“Flamenca” at #Kzoo2016: (UPDATED 2018: manuscript online &) rough list of editions & translations


Bibliothèque d’agglomération de Carcassonne. Ms. 34 (anciennes cotes : n° 2703 ; n° 2176). Digitised and freely available online ℅ 

A fragmentll. 2713-20–is in the 14th-c. Catalan Vega-Aguiló Codex: Palma de Mallorca, Biblioteca de la Societat Arqueològica Lul·liana, Codex E / Biblioteca de Catalunya mss. 7-8.


François Juste Marie Raynouard’s 1812 edition of excerpts of Flamenca appear in “Notice de Flamenca, poëme provençal, manuscrit dans la Bibliothèque municipale de Carcassonne, no. 681,” Notices et extraits des manuscrits de la Bibliothèque nationale et autres bibliothèques vol. XIII part 2 (Paris, 1827): 80-132; and in Choix de poésies originale des troubadours (Paris, 1816-21); and in Lexique roman (Paris, 1838-44).
NOTES: extracts with French prose translations (more…)

courtly love: a bibliography

(slightly revised, updated, and reissued; may be further revised in the future; it should, I hope, provide a useful starting-point for people new to the area)

Allen, Peter B. The Art of Love: Amatory Fiction from Ovid to the Romance of the Rose. Philadelphia: U of Pennsylvania P, 1992.

Auerbach, Erich. Literary Language and its Public in Late Latin Antiquity and in the Middle Ages. Trans. Ralph Mannheim. Princeton: Bollingen, 1965.

—. Mimesis: The Representation of Reality in Western Literature. Trans. Willard R. Trask. Princeton: Princeton U.P., 1953.

Bähler, Ursula. Gaston Paris et la philology romane. Geneva: Droz, 2004.

Bezzola, Reto R. Les Origines et la formation de la littérature courtoise en Occident (500-1200). Paris: Champion, 1944-63.

Bloch, R. Howard. Medieval Misogyny and the Invention of Western Romantic Love. Chicago: Chicago UP, 1990.

Boase, R. The Origin and Meaning of Courtly Love. Manchester: Manchester University Press, 1977.

Camproux, Charles. Le “joy d’amour” du troubadour (jeu et joie d’amour). Montepellier: Causse et Castelnau, 1965.

Cherchi, Paolo. Andreas and the Ambiguity of Courtly Love.

Cheyette, Fredric L. Ermengard of Narbonne and the World of the Troubadours. Ithaca, NY: Cornell UP, 2001.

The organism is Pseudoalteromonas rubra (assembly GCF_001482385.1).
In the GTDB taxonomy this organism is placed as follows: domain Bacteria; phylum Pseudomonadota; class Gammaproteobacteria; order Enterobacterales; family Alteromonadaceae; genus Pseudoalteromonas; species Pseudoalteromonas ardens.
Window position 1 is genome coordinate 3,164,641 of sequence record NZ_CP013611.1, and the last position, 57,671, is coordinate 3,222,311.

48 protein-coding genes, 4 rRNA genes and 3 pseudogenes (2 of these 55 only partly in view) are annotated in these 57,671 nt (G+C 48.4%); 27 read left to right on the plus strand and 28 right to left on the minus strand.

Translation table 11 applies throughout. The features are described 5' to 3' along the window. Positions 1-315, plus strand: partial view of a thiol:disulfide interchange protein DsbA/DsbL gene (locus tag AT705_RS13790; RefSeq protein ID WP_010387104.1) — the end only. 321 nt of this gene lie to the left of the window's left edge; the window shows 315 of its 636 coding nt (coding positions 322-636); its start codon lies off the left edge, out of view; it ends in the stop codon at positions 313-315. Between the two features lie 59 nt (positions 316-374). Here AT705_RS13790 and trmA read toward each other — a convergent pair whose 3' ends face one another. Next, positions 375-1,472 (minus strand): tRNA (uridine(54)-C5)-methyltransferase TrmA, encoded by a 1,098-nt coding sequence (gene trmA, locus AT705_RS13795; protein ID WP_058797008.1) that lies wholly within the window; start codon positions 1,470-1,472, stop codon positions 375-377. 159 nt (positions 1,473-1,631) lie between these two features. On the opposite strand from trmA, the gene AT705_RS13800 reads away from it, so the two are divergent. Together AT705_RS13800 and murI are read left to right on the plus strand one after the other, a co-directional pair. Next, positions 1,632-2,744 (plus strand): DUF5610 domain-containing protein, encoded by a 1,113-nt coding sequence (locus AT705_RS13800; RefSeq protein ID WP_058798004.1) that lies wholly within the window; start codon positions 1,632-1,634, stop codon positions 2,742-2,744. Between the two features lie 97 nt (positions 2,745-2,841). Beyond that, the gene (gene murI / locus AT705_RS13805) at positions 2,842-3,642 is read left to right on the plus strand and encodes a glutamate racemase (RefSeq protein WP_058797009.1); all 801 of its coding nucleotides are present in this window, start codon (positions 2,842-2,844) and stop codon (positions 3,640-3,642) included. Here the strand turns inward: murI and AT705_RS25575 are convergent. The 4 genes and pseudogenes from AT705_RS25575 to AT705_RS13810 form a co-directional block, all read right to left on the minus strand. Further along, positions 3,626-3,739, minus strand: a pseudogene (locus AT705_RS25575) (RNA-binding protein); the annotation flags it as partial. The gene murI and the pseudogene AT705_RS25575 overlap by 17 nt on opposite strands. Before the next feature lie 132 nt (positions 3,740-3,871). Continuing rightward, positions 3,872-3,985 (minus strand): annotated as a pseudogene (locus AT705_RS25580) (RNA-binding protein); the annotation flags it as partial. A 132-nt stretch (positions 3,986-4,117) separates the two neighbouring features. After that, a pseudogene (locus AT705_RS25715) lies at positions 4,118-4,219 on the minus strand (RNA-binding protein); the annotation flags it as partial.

Cholakian, Rouben Charles. Troubadour Lyric: A Psychocritical Reading. Manchester: Manchester University Press, 1990.

Curtius, Ernst Robert. European Literature and the Latin Middle Ages. Trans. Willard R. Trask. Princeton: Princeton UP, 1953.

Denomy, Alexander Joseph. “An Enquiry into the Nature of Courtly Love.” Mediaeval Studies VI (1944): 175-260.

The Heresy of Courtly Love. New York: MacMullen, 1947.

Donaldson, E. Talbot. “The Myth of Courtly Love.” Ventures 5 (1965): 16-23, republished in Speaking of Chaucer (London: Athlone, 1970): 154-63.

Duby, Georges. Medieval Marriage: Two Models from the Twelfth Century. Trans. Elborg Forster. Baltimore: Johns Hopkins UP, 1978.

Le Chevalier, la femme et le prêtre. Le mariage dans la France féodale. Paris: Hachette, 1981.

Ferrante, Joan M. “Cortes’ Amor in Medieval Texts.” Speculum 55 (1980): 695.

Frappier. Jean. Amour courtois et table ronde. Geneva: Droz, 1973.

Huchet, Jean-Charles. Littérature médiévale et psychanalyse: pour une clinique littéraire. Paris: P.U.F., 1990.

Kay, Sarah. “Courts, Clerks, and Courtly Love.” In The Cambridge Companion to Medieval Romance. Ed. Roberta L. Krueger. Cambridge: Cambridge University Press, 2000: 81-96.

Köhler, Erich. Trobador Lyrik und Höfischer Roman. Berlin: Rütter und Loening, 1962.

Kristeva, Julia. “Les Troubadours: du ‘grand chant courtois’ au récit allégorique.” In Histoires d’amour. Paris: Denoël, 1983: 263-76.

Lacan, Jacques. “L’Amour courtois en anamorphose.” In Le Séminaire de Jacques Lacan. Livre VII: L’Éthique de la psychanalyse, 1959-60. Texte établi par Jacques-Alain Miller. Paris: Le Seuil, 1986: 167-84.

Lazar, Moshé. Amour courtois et “fin’amors” dans la littérature du XIIe siècle. Paris: Klincksieck, 1964.

Le Goff, Jacques. La Civilisation de l’Occident médiéval. Paris: Arthaud, 1964.

Pour un autre Moyen Âge: temps, travail et culture en Occident. Paris: Gallimard, 1977.